Returning to his alma mater, Lowitt performed standup along with fellow rising comedian and Comedy Central regular Demetri Martin. 

The show took place on April 14 and filled 6,000 seats at the Stephen C. O’Connell Center on the UF campus, with both comedians giving students a much-needed night of entertainment before finals week.

Lowitt performed his style of observational comedy on a variety of topics, ranging from his time in Gainesville and the college social scene, to his friends’ quirks and current life in New York City.

Both Lowitt’s and Martin’s material rang well with the college crowd, earning roars of laughter.

The event was put on by the student-run ACCENT Speakers Bureau, which brings in a variety of speakers to UF students, including past presidents, politicians, comedians, authors, and public figures. Lowitt’s and Martin’s performance was one of ACCENT’s most highly attended, and certainly brought smiles to the faces of his proud parents in attendance.

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Asked to e-mail some information on himself, Lowitt’s sense of humor shines through: “I went to Countryside High School, and was voted ‘most likely to appear in a Jewish Press article.’”

“My first job was at Boston Market but that was back when it was Boston Chicken and still had some street cred.”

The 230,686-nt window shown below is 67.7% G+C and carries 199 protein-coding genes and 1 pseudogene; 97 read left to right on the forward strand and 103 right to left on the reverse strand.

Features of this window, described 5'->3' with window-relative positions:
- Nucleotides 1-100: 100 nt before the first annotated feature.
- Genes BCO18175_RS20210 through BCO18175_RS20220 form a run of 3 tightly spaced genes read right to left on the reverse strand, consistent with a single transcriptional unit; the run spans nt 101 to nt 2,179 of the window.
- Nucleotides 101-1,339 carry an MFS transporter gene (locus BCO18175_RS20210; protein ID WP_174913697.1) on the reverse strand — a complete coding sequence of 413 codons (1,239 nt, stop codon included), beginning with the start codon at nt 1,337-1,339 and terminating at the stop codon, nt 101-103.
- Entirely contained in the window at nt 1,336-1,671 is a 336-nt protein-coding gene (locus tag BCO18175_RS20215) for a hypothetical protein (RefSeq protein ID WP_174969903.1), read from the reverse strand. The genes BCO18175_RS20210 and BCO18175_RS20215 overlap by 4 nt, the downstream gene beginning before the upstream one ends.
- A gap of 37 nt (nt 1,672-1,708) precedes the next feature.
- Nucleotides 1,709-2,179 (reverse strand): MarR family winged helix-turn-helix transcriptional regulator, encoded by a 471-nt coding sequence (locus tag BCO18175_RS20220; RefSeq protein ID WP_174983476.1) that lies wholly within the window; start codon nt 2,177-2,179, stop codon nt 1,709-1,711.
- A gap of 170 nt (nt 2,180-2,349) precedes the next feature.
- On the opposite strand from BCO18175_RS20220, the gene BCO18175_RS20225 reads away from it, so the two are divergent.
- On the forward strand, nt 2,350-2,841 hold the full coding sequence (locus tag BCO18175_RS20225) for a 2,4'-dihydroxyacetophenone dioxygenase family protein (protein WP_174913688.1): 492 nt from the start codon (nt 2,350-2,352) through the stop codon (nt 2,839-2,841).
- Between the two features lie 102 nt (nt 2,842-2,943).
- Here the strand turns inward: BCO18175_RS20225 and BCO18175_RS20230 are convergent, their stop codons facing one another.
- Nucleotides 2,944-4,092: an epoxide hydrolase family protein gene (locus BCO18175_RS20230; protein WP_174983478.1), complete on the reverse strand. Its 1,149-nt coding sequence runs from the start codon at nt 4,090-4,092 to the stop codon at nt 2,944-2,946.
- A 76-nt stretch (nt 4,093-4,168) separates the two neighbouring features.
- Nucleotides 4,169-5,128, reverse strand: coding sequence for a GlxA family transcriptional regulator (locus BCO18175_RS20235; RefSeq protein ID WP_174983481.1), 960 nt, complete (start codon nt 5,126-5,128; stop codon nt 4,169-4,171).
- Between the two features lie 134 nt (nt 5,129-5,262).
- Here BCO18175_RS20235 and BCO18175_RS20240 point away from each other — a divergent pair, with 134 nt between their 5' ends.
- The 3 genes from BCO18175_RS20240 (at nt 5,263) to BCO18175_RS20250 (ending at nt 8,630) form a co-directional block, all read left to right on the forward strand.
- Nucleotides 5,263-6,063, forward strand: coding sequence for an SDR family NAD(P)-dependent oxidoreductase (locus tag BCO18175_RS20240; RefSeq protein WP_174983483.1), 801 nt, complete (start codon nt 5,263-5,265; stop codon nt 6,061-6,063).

Lowitt, 29, was a UF telecommunications major, studying TV and radio.

“I was always interested in comedy, but college is where I started to pursue it. I did a little bit of standup early on, but got really into long form improv.”

Lowitt says he does not do much improv these days, but that the training really helps his standup and writing skills. During his senior year at UF, he interned at The Daily Show and started working there a month after graduation.

“I’m a supervising producer now. It took several years of hard work, long days,” Lowitt says, adding with tongue firmly planted in cheek. “and correctly folding Mr. Stewart’s laundry.’’

Lowitt says standup is “a totally different beast than The Daily Show and I’ve been doing it for about five years. It’s just you and the microphone out there to do whatever you want for however much time you have. The number of sets I do in a week varies from none to seven but it’s usually somewhere in the middle. My job limits the amount of stage time I can get, but that’s a good problem to have.’’ 

 Lowitt says a side benefit of his job, though, is “I’ve had amazing opportunities to perform with insanely talented people because of the friends I’ve made over the years at my job.”